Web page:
Environmental management systems and green supply chain management: Complements for sustainability?

Nicole Darnall, G. Jason Jolley, Robert Handfield

Research output: Contribution to journalArticlepeer-review

530 Scopus citations


Some researchers question the legitimacy of EMSs since organizations can claim to have one when in fact they make no attempt to reduce their environmental harm. In instances where EMSs enhance an organization's environmental performance, critics argue that improvements are likely to occur within the organization's operational boundaries rather than being extended throughout the supply chain. However, previous research suggests that the organizational capabilities required to adopt an EMS may facilitate GSCM implementation and the institutional pressures to adopt both management practices are similar. Consequently, EMS adopters may have a greater propensity to expand their focus beyond their organizational boundaries and utilize GSCM practices to minimize system-wide environmental impacts. This research illuminates the debate by empirically evaluating the relationship between EMS and GSCM practices.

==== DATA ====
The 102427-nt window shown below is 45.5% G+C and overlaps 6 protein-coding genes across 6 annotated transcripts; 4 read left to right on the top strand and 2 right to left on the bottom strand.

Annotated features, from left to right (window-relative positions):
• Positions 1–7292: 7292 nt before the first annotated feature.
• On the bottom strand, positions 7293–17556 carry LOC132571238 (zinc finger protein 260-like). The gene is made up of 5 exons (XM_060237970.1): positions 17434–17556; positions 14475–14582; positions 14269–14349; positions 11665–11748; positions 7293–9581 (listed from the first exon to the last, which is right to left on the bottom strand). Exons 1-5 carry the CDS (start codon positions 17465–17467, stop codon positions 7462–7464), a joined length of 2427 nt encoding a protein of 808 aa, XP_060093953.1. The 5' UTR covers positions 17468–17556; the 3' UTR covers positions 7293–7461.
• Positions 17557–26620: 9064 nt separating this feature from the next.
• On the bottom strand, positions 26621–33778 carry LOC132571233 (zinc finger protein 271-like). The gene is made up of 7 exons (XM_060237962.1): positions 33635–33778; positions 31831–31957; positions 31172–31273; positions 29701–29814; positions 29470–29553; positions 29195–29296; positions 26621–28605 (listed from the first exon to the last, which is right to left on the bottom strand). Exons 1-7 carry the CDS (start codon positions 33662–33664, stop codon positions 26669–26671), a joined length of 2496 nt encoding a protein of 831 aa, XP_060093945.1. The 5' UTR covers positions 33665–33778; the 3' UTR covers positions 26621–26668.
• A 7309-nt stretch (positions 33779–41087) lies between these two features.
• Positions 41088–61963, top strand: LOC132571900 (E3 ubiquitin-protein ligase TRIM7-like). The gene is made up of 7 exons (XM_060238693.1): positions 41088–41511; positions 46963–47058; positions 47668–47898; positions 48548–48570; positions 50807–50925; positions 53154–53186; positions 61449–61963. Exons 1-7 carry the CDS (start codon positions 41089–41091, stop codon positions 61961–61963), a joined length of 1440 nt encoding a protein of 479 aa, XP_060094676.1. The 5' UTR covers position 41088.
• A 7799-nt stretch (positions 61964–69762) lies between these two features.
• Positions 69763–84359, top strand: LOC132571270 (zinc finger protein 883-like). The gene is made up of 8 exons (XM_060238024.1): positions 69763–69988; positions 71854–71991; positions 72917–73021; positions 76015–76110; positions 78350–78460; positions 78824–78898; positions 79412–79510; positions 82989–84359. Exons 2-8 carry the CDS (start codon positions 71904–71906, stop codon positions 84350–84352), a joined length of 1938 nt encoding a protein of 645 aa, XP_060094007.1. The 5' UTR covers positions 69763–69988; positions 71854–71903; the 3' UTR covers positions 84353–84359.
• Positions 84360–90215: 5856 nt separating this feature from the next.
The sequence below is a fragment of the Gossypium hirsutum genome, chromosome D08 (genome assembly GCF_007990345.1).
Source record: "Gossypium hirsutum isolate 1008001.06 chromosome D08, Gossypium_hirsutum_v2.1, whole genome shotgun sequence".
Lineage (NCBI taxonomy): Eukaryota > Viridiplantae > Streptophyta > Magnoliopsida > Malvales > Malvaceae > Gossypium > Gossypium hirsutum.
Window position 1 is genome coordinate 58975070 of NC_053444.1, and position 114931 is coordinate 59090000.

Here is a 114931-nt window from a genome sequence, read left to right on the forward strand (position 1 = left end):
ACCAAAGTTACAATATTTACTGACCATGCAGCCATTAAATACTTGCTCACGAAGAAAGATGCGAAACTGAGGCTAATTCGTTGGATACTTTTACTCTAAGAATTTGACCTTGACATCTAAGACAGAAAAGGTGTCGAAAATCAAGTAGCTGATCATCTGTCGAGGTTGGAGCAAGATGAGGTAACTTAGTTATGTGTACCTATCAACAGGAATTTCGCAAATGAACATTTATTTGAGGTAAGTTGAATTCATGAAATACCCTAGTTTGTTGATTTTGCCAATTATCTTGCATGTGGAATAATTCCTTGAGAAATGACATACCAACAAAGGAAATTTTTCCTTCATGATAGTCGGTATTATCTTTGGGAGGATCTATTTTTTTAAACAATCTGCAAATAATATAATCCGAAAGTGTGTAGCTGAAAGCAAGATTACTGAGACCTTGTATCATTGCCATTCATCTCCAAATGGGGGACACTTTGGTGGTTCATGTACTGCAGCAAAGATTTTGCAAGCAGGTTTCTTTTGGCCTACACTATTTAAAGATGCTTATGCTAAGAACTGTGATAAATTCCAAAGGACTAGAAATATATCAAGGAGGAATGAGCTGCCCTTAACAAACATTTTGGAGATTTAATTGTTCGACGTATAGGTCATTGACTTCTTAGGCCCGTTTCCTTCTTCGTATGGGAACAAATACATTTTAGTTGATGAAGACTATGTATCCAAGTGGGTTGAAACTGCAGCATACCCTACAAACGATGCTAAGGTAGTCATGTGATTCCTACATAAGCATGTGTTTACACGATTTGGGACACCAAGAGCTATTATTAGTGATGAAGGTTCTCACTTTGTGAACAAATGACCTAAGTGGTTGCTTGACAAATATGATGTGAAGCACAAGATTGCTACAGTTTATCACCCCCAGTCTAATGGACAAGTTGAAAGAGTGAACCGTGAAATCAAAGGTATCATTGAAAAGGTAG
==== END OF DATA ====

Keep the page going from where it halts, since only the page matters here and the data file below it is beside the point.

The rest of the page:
Original languageEnglish (US)
Pages (from-to)30-45
Number of pages16
JournalBusiness Strategy and the Environment
Issue number1
StatePublished - Jan 2008
Externally publishedYes


  • Complementary capabilities
  • Environmental management systems
  • Environmental performance
  • External pressures
  • Green supply chain management
  • Supplier networks
  • Sustainability

ASJC Scopus subject areas

  • Business and International Management
  • Geography, Planning and Development
  • Strategy and Management
  • Management, Monitoring, Policy and Law


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